Emily Dickinson's Collected Poems Summary and Analysis
"The first Day's Night had come --"
“The first Day’s Night had come –“ charts the speaker’s descent into madness after a tragedy. The “first Day” in this poem is the first day following some crisis or tragedy that has so rocked the speaker that the past is utterly cleaved from the present and future. Night has come, and the speaker says she is “grateful that a thing/So terrible – had been endured –,“ as though she has convinced herself that the tragedy will only effect her for this one day. In celebration of the day ending, she orders her “Soul to sing –.”
It quickly becomes clear, however, that this unnamed event has not, truly, been endured yet. Her soul will not sing because it has been so damaged by this tragedy (“She said her Strings were snapt –/Her Bow – to Atoms blown –“). Again, with naïve optimism, the speaker and her soul believe that it will only take one night of work to heal the soul (“And so to mend her – gave me work/Until another Morn –“).
Instead, when the next day comes, the pain is double that of the day before (“And then – a Day as huge/As Yesterdays in pairs”), and the “horror” this presents is so profound that the speaker cannot see (“Until it blocked my eyes –“). She is so incapable of facing this that her brain then splits off from her persona, and beings “to laugh,” we can imagine, maniacally.
The speaker herself loses her ability to speak eloquently (“I mumbled – like a fool –“). She then tells us that all of this happened “Years ago,” but that her “Brain keeps giggling – still,” thus, her sanity, her united identity, has not reformed. She then for the first time explicitly addresses her madness—“And Something’s odd – within –.” She realizes that her former self and her current self “do not feel the same,” thus she has lost her identity. She finishes the poem by questioning her sanity—“Could it be Madness – this?”
In the first stanza of “The first Day’s Night had come –,” it quickly becomes clear that the unnamed thing that the speaker has endured is so terrible, and the pain following it so great, that she has to believe that it will magically be better the next day. Thus she says she is “grateful” that it has “been endured,” although to the reader, it is clear that one cannot be healed from “a thing / So terrible” in only a day. The speaker’s order to her soul makes this more clear, as one does not normally tell one’s soul to sing; it is normally a spontaneous event. But the speaker is desperate, and needs to believe that she has overcome, and needs her soul to sing to prove this.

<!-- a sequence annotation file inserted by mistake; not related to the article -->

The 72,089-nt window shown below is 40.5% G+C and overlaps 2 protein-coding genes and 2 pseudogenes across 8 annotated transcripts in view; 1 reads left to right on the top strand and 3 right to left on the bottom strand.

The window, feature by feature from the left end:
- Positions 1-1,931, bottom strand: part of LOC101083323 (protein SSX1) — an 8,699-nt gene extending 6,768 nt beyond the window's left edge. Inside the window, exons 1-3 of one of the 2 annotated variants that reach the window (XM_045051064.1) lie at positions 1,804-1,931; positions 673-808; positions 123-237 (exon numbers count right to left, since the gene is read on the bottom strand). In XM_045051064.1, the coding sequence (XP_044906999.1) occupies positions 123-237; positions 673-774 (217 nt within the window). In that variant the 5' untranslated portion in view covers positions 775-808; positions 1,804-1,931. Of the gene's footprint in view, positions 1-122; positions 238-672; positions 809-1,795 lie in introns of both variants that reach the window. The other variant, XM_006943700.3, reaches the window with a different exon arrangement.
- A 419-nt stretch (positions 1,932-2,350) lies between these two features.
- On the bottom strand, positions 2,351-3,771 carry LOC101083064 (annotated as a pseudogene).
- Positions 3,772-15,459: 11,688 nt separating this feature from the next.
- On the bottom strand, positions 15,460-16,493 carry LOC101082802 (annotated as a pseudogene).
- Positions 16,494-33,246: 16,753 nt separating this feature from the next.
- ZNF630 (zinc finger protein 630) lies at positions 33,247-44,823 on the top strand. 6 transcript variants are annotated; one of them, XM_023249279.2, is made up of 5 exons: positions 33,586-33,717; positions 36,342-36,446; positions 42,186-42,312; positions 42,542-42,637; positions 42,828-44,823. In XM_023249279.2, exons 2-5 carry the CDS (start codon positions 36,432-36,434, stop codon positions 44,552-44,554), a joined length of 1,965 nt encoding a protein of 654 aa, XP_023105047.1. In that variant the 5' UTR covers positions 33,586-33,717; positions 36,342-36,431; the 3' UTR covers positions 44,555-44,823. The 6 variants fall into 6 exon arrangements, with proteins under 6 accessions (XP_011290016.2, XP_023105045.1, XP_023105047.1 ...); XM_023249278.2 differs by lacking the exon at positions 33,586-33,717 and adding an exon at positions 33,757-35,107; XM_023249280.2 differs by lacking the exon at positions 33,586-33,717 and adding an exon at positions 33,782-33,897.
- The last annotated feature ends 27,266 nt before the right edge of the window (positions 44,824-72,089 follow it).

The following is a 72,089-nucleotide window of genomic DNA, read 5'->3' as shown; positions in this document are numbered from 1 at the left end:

The soul, of course, cannot follow this order, as she too, or at least, her ability to sing, has been destroyed by the tragedy. The speaker’s desperate need to believe that she can heal is then again made clear. Although “Her Bow” is blown to bits, the speaker seems to think that one night’s work can put it back together. This hope that she will be able to heal is then completely destroyed the next morning, when the pain is in fact doubled. This vision of “Yesterdays in pairs”—of unending, doubling misery—is so horrifying that the speaker stops seeing. The only way to escape this is to, essentially, leave reality, and leave her identity in someone else’s hands.
The splitting up of the speaker’s identity is enacted in the formal aspects of the poem. Although Dickinson uses dashes frequently in her poems, here they are used more abundantly than usual, and in the middle of lines much more often. These dashes that are in almost every line break them up, and make clauses, characters, and actions all stand separately from each other, divided. She also uses alliteration to emphasize moments of coming apart, as in “She said her Strings were snapt –,“ and “Her Bow – to Atoms blown –.“
Her brain steps in to take over, but like her self and her soul, it is also very damaged, and so can only laugh maniacally. This laughter, however, is still stronger than the speaker’s weak mumbling, and so the speaker can recede into herself, away from the pain. The “like a fool” that follows the dash can be applied both to the speaker’s mumbling and to the brain’s laughter—though the speaker relinquishes control of her identity, it is ceded to another who is just as damaged.
Years pass, and the laughter never stops, although it has subsided to giggles. The speaker’s identity is thus clearly still divided, yet she seems to have lost her ability to communicate with those other pieces. In discussing her past self, she says “that person,” which is a very remote way to put it, and her remarking that “Something’s odd – within,” also feels vague and distant. She has become docile, and discontinuous in her identity. She is not still wrestling with her demons, but simply fading out, which seems to give a resounding “yes” as the answer to the question that she poses to end the poem — “Could it be Madness – this?”
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